Television

Industry mostly feels hard done by, but budget not that bad

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MUMBAI: For the superstitious the portents were certainly not good. On a day when finance minister Jaswant Singh delivered the Union Budget 2003-2004, the capital woke up to rains and a chill in the air. Something unusual for this time of year. What was not so unexpected though, considering it is election year, was the "populist budget" Singh presented in Parliament today. Populist for industry and the middle classes that is.



While industry in general has given a thumbs up to Singh's first budget effort, the media and entertainment industry was singing quite a different tune. And some of the superstitious in the industry (of which there are many) would certainly have felt that the weather gods were reflecting their mood.



With a few notable exceptions, the general sentiment seems to be, "Why were we left out of the party."



So what stood out. One was the fact that there was no mention at all of the media and entertainment sector. Service tax has been increased from 5 per cent to 8 per cent. And there was no direct reference to the issue that is exercising everyone in the face of the imminent role out of conditional access systems (CAS) in the country, the duty on the import of set top boxes.



Still cutting through all the negative noises around the budget, it might not be such a bad deal after all, is what indiantelevision.com believes is the case. A rating of 6/10 seems a fair call.



Reliance Entertainment chairman Amit Khanna puts some perspective on the issue of increase in the service tax when he says: "In the last budget itself the finance minister had clearly said that service tax would be increased this time round so it was an unrealistic expectation that this tax would be reduced."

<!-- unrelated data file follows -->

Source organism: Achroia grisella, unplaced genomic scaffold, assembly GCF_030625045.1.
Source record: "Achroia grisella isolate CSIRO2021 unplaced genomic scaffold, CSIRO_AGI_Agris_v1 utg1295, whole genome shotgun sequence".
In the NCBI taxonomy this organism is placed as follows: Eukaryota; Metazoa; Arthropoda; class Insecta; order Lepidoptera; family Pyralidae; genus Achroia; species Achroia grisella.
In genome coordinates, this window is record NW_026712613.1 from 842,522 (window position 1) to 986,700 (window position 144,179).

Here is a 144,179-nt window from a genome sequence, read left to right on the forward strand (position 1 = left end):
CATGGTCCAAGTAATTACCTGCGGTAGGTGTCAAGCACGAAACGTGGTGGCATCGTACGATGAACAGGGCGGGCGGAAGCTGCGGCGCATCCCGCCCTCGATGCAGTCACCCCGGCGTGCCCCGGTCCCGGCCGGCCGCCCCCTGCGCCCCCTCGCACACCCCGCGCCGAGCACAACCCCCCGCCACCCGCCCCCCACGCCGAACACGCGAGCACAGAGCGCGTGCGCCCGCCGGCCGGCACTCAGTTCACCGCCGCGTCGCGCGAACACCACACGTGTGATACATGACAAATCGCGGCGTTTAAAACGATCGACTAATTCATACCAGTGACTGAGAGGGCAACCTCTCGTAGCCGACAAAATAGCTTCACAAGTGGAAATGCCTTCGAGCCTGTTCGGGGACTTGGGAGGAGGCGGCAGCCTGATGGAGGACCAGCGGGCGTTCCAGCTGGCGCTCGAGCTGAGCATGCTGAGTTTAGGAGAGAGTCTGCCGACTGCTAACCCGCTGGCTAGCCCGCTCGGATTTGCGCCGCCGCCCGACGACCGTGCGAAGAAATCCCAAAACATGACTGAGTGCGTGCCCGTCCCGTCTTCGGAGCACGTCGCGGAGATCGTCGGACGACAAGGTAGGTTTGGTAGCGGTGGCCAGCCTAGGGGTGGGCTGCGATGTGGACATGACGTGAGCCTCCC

But the more common response has been the one given by the head of a media company, who on on condition of anonymity, said: "It is quite disappointing that we as an industry have got lost amidst sectors like infrastructure, health and what have you," adding, "At least the duties on various equipment meant for broadcasting could have been rationalised or brought at par with the IT sector that has, again, got huge sops. All this, at a time when the I&B minister (Ravi Shankar Prasad) has declared that he would like to push the media and entertainment industry." Prasad had in fact said soon after taking office that this would be the decade of the media and entertainment industry.



A senior executive of Siti Cable pointed out that the hike in the service tax has come as "quite a blow." Though Siti Cable as an MSO doesn't pay a service tax on the cable service as it is the cable operators who are taxed, an MSO has to pay service tax on the ads that are carried on their video channel.



TV18 MD Raghav Bahl who spent most of the morning and afternoon questioning people on the budget on the business and finance channel CNBC India did admit to indiantelevision.com that the "media industry seems to have got a bit isolated". "Any move on the STB front (rationalisation or cut in duties on components) would have been pro-consumer. No mention must be a disappointment for the CAS stakeholders," he said.



So what are the positives. Well, a lot of it is indirect but some of it is direct.



The 5 per cent "war surcharge" on corporate tax has been reduced to 2.5 per cent. This means that for foreign companies like Star India, which currently pays a 40 per cent corporate tax plus 2 per cent factored in for the surcharge (total payout of 42 per cent) will now pay 41 per cent. For Indian companies, which pay 35 per cent corporate tax, the total payout will now be around 35.9 per cent.